One of the more readily apparent effects of global warming here in the Northeast is that Old Man Winter is not nearly the troublesome curmudgeon he used to be. And while that is not without its benefits in day-to-day life on Long Island, it’s a definite liability for those who enjoy getting out of the city and immersing themselves in an old-fashioned rural winter wonderland, complete with all the traditional seasonal activities and aesthetic beauty.
This is especially true if you have to lock in your dates and make nonrefundable payments well in advance. And there are few more disappointing words, especially if children are involved — than “Oh, no! No snow!”
Consider going boldly where you might never have gone before — up, up, and away to those more distant northerly destinations.
Here are three of the Northeast’s multipurpose, family destinations that are sure to spark winter memories.
The Adirondack Mountains of New York
In addition to their way upstate location and enhanced elevation, the Adirondacks are well positioned to receive heaping helpings of lake (Ontario) effect snow and the Adirondacks serve up their own unique rustic winter vibe. Explore the resort towns of Lake George and Lake Placid, where you can ski, snowmobile, ice skate and more.
Skiing: Two premier resorts, Whiteface and Gore Mountain, both owned and operated by the state of New York, plus a handful of smaller ones, most notably McCauley Mountain in Old Forge and Titus Mountain in Malone
Snowshoeing and cross-country skiing: Among the handful of Nordic centers offering rentals are Cascade and Mount Van Hoevenberg in Lake Placid, Garnet Hill in North River and Lapland Lake in Northville
Snowmobiling: Guided-tour outfitters include Adirondack Snowmobiles in Lake Placid, Farmhouse Snowmobiling in Gabriels and C & C in Chestertown
Snowtubing: Most downhill ski resorts offer tubing, but there’s also Tubby Tubes in Lake Luzerne and Maple Ridge in Lowville
Ice skating: Indoors at the Olympic Center in Lake Placid and Civic Center in Saranac Lake, outdoors on Mirror Lake in Lake Placid, Lake Flower in Saranac Lake and Lake George
Carnivals: Winterfest in Lake George (weekends through March 5) and Winter Carnival in Saranac Lake (Feb. 3 -12)
Unique attractions: The Olympic Center and Museum and public toboggan run, both in Lake Placid, Ice Castles in Lake George, Wild Lights at the Wild Center in Tupper Lake
Nearby towns to explore that bring the winter thrills: Lake Placid, Lake George, Saranac Lake, Blue Mountain Lake, Keene and Old Forge
Vermont’s Northeast Kingdom
Vermont is as quintessentially New England in winter as it is in fall. That’s no secret, of course, with marquee resort destinations such as Stowe, Killington and Waitsfield attracting hordes of skiers and boarders often well into April. To avoid the crowds — and minimize the high prices — carry on into “The Northeast Kingdom” (NEK), the state’s wide-open (2,000 square miles) and decidedly less chichi upper-righthand corner, which routinely receives some of the highest annual snowfall totals in the Northeast. You’ll be driving more between activities, but also seeing more of winter in its natural state.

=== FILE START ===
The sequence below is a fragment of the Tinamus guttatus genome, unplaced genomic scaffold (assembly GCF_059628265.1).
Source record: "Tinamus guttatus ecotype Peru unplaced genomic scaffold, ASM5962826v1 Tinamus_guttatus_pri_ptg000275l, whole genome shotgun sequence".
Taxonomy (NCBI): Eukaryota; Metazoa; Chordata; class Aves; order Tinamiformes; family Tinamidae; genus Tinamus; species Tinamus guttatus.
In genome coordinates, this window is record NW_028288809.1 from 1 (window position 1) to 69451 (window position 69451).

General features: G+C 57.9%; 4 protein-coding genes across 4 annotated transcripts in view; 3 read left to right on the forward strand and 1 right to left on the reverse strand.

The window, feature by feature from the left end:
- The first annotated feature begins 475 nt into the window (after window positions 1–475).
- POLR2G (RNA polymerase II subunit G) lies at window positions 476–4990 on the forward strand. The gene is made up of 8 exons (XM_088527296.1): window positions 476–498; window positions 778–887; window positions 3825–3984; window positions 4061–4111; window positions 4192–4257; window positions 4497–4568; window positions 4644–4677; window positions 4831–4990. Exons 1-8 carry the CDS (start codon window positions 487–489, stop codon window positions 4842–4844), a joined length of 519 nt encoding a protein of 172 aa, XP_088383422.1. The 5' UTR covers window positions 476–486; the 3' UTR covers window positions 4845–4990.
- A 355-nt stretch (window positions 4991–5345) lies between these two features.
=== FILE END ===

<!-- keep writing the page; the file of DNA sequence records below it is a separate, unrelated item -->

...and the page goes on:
Skiing: Take your choice of big (2,153 vertical and tram-serviced) Jay Peak, medium and lower-key Burke Mountain or small and very much old-school (it still has a rope tow) Lyndon Outing Club
Snowshoeing, cross-country skiing: Craftsbury Outdoor Center in Craftsbury, Dashney Nordic Center at Burke Mountain, and Jay Peak
Snowmobiling: N.E.K. Adventures in St. Johnsbury (guided tours only)
Ice skating: Ice Haus Indoor Arena at Jay Peak, Fenton W. Chester Arena in Lyndon, Gardner Park (outdoors) in Newport
Carnivals: Winter Festival in Newport (Feb. 25)
Unique attractions: Pump House Indoor Waterpark at Jay Peak, Fairbanks Museum (natural history) and Planetarium in St. Johnsbury
Nearby towns to explore that bring the winter thrills: Victorian St. Johnsbury, lakeside Newport, Currier and Ives-worthy Craftsbury
The White Mountains of New Hampshire
There’s a reason the highest mountains in the Northeast are called “the white mountains,” and that reason is welcome news for winter warriors who have an abundance of outdoor recreational opportunities in the dramatically scenic, thickly forested expanse that accounts for a full fourth of the Granite State.
Skiing: Choose from among nearly a dozen downhill resorts, some small, but mostly medium to large such as Attitash, Bretton Woods, Loon Mountain Resort, Wildcat Mountain, Cranmore Mountain Resort, and Cannon Mountain
Snow shoeing and cross-country skiing: Full-service Nordic centers include Mt. Washington Valley, Great Glen Trails Outdoor Center, Jackson XC, the Franconia Inn, and Waterville Valley
Snowmobiling: Northern Extremes offers rentals and tours in Bartlett and Bretton Woods; SledVentures (guided tours only) in Lincoln, and Northeast Snowmobile in Gorham and Fryeburg, Maine
Snowtubing: Bretton Woods, Cranmore and Loon
Ice skating: Some resorts have outdoor rinks open to the public, as does the town of North Conway. The most evocative by far, however, is Victorian Nestlenook Farm in Jackson (also offering sleigh rides)
Unique attractions: Mt. Washington Cog Railway, Mt. Washington SnowCoach, Ice Castles in North Woodstock
Nearby towns to explore that bring the winter thrills: Sprawling North Conway at the southern end of the Mount Washington Valley, working-class Littleton near the Vermont border and Lincoln and North Woodstock in the central Pemigewasset Valley